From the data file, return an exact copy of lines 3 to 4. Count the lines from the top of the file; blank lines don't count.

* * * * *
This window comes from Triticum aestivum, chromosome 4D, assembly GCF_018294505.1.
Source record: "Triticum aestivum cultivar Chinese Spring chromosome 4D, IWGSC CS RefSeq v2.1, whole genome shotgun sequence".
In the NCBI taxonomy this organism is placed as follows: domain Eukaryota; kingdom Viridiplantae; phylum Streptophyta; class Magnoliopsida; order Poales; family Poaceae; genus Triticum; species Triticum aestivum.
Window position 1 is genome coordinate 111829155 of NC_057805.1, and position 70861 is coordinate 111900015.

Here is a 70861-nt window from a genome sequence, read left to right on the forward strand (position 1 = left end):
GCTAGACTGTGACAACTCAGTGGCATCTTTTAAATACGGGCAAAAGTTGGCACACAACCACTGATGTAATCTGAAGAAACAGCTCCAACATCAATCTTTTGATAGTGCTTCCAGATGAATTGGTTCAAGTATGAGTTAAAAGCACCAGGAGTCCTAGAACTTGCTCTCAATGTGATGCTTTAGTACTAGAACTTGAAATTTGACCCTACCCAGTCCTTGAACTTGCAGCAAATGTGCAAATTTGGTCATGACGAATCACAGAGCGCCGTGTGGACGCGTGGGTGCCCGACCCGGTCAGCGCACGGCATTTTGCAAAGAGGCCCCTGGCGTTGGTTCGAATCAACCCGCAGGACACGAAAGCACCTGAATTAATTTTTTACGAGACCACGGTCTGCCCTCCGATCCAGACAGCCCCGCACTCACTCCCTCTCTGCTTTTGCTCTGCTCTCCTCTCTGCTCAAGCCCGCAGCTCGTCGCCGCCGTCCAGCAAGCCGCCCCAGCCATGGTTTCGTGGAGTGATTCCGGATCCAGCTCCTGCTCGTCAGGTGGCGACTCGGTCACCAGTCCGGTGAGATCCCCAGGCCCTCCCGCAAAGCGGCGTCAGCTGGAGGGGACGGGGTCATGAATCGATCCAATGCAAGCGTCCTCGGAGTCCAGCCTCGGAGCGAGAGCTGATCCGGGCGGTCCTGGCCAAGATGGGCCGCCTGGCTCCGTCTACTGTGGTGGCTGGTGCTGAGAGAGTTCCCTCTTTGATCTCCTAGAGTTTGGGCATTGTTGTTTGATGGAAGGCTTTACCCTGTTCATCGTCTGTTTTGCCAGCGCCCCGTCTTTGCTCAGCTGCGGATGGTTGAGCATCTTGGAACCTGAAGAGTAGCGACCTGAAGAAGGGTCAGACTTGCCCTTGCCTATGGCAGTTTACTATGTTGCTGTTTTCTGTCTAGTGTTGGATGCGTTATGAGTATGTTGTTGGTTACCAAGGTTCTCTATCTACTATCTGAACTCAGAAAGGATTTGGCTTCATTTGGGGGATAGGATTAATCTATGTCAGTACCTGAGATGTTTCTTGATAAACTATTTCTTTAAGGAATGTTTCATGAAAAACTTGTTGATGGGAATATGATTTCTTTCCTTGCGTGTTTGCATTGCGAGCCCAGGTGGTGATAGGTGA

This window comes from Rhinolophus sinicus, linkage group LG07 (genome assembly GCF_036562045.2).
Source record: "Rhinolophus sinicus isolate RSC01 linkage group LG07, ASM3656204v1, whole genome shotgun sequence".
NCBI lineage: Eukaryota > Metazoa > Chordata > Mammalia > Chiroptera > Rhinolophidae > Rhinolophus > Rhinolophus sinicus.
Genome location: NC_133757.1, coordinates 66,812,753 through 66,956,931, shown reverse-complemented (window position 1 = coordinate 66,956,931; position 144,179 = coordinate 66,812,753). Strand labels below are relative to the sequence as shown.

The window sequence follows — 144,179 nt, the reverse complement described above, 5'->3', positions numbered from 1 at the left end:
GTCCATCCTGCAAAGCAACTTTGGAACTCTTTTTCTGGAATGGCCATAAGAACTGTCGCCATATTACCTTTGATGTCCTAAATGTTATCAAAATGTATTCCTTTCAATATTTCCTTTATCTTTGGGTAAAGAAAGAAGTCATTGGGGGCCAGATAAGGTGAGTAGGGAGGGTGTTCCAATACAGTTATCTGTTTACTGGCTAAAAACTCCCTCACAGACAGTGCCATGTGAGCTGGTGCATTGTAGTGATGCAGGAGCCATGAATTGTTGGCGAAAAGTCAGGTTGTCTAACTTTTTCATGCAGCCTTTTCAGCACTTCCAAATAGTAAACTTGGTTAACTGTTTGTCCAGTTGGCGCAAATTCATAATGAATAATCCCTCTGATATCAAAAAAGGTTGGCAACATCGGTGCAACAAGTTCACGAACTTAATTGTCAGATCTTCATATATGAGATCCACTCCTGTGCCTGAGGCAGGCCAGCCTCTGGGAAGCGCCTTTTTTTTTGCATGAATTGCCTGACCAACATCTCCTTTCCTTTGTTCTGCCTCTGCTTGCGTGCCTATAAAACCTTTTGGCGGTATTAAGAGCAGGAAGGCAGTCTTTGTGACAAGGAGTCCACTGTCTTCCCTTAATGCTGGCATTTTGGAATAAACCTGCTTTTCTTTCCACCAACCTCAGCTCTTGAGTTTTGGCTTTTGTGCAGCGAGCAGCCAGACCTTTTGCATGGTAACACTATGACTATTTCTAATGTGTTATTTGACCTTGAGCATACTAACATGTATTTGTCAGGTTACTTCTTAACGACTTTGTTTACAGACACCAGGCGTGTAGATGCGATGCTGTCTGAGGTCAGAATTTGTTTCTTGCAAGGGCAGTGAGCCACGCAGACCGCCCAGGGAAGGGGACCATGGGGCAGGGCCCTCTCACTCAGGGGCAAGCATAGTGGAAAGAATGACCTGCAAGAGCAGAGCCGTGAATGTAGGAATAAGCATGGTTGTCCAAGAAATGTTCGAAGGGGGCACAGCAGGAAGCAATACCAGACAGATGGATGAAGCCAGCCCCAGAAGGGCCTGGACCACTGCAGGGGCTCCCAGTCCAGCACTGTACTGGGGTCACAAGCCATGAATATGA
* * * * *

In the NCBI taxonomy this organism is placed as follows: domain Eukaryota; kingdom Viridiplantae; phylum Streptophyta; class Magnoliopsida; order Poales; family Poaceae; genus Triticum; species Triticum aestivum.
Window position 1 is genome coordinate 111829155 of NC_057805.1, and position 70861 is coordinate 111900015.